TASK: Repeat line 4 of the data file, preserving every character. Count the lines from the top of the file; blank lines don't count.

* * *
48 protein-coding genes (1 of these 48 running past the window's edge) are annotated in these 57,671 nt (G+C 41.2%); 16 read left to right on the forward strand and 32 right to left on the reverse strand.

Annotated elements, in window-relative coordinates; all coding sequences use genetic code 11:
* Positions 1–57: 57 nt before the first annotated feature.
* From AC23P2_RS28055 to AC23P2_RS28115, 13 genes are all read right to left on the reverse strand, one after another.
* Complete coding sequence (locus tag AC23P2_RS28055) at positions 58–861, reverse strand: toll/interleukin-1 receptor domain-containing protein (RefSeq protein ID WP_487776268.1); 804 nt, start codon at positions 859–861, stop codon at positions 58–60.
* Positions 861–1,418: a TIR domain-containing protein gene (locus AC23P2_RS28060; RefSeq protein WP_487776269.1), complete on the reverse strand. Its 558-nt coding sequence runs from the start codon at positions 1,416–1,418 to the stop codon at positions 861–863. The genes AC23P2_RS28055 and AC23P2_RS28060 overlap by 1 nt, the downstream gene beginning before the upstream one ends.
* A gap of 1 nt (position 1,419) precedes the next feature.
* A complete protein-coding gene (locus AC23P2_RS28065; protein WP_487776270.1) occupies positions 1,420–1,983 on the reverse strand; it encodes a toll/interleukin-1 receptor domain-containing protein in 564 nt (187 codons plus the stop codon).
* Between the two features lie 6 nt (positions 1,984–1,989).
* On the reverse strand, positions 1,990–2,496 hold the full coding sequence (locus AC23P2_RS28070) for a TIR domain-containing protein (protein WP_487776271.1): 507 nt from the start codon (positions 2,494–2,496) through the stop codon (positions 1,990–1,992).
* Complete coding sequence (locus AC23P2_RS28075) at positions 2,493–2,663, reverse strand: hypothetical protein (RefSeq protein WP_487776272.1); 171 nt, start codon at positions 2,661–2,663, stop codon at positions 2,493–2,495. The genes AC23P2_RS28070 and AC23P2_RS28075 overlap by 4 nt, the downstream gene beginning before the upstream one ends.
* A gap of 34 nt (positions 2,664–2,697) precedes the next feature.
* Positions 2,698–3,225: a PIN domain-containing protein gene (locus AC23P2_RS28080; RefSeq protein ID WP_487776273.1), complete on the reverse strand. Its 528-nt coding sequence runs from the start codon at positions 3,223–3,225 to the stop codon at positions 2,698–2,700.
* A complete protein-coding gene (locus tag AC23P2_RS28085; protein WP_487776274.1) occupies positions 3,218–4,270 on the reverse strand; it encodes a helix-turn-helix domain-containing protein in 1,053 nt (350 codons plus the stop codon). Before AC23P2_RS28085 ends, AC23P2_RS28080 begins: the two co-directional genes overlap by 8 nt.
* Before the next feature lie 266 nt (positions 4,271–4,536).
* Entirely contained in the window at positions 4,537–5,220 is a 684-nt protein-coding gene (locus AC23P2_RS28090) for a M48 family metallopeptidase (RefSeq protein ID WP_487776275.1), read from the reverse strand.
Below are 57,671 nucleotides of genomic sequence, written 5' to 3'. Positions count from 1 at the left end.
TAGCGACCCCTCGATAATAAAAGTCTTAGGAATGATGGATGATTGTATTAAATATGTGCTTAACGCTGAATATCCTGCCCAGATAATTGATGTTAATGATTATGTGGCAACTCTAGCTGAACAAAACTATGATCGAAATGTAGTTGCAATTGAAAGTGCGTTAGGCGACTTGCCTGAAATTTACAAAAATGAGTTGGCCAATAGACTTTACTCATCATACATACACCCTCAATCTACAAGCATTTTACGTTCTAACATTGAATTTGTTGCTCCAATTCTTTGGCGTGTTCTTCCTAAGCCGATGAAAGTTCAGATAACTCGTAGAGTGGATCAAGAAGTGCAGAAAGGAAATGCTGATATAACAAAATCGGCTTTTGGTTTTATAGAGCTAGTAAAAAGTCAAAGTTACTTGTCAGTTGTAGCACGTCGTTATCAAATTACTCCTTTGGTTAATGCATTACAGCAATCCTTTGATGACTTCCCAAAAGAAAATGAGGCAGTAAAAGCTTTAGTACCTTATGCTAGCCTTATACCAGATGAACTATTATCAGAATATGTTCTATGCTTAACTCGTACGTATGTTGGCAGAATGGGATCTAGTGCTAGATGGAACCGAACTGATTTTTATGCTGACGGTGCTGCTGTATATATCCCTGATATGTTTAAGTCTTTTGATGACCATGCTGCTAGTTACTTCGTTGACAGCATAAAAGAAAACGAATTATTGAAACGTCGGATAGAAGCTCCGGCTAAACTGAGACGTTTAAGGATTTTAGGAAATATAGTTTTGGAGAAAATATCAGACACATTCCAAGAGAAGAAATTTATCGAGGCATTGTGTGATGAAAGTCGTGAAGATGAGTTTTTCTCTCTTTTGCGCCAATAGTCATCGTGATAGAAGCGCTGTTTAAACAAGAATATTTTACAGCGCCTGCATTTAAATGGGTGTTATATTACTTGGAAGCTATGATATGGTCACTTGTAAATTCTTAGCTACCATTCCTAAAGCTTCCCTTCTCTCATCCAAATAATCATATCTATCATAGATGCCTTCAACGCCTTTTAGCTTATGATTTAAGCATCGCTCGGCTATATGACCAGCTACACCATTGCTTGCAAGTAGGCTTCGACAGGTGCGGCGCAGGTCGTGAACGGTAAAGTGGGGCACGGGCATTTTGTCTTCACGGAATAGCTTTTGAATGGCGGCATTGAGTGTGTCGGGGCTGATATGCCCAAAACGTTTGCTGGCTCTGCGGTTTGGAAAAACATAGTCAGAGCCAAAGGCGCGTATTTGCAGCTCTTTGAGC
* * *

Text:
* From AC23P2_RS28055 to AC23P2_RS28115, 13 genes are all read right to left on the reverse strand, one after another.